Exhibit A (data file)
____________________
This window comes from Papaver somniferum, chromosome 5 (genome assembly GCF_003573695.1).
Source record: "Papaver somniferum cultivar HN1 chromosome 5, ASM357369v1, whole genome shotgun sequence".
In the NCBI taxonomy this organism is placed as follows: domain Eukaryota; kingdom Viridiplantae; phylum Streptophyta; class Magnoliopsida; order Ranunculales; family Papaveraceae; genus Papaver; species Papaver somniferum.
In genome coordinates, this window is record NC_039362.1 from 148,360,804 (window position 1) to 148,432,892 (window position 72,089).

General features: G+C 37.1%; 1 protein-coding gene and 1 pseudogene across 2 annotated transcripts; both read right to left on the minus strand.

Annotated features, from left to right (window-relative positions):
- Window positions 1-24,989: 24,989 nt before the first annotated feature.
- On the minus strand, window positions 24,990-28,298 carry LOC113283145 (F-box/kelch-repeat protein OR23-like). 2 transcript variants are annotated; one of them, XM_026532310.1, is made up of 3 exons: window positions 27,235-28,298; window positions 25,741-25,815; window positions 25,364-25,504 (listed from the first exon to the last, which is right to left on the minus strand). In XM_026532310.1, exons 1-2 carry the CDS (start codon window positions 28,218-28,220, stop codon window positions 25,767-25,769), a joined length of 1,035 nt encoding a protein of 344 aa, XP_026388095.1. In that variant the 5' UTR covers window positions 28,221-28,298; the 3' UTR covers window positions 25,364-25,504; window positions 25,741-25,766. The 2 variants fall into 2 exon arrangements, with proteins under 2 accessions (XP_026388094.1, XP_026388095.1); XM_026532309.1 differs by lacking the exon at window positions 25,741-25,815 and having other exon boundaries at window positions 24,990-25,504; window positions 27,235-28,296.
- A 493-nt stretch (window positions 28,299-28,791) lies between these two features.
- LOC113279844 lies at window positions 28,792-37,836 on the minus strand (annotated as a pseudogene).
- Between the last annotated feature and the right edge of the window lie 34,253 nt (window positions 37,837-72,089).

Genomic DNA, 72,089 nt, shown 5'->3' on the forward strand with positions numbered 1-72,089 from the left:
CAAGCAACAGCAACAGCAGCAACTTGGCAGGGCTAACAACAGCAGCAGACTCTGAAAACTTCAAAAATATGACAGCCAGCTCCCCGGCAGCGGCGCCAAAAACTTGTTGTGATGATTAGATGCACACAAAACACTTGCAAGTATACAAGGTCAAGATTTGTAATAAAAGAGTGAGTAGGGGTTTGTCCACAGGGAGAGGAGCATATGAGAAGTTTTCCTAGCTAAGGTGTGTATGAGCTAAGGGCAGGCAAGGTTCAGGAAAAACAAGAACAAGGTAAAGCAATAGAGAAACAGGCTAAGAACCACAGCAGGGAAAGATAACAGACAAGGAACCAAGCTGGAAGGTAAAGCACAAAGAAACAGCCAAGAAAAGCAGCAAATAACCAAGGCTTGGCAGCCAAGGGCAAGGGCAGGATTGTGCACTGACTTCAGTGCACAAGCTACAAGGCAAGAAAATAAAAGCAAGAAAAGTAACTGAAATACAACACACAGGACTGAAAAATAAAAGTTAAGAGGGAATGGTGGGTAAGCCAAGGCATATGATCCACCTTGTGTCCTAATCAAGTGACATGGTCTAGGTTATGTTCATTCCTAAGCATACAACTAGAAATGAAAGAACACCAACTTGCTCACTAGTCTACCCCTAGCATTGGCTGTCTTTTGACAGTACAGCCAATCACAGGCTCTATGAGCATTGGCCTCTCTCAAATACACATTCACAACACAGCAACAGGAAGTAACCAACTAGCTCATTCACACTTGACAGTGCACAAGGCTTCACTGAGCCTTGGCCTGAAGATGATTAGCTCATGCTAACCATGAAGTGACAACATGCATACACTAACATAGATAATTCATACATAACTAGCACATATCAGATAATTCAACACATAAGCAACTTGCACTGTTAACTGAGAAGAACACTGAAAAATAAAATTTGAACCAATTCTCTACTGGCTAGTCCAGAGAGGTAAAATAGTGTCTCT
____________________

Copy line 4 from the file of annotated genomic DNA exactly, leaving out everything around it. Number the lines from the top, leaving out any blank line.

In genome coordinates, this window is record NC_039362.1 from 148,360,804 (window position 1) to 148,432,892 (window position 72,089).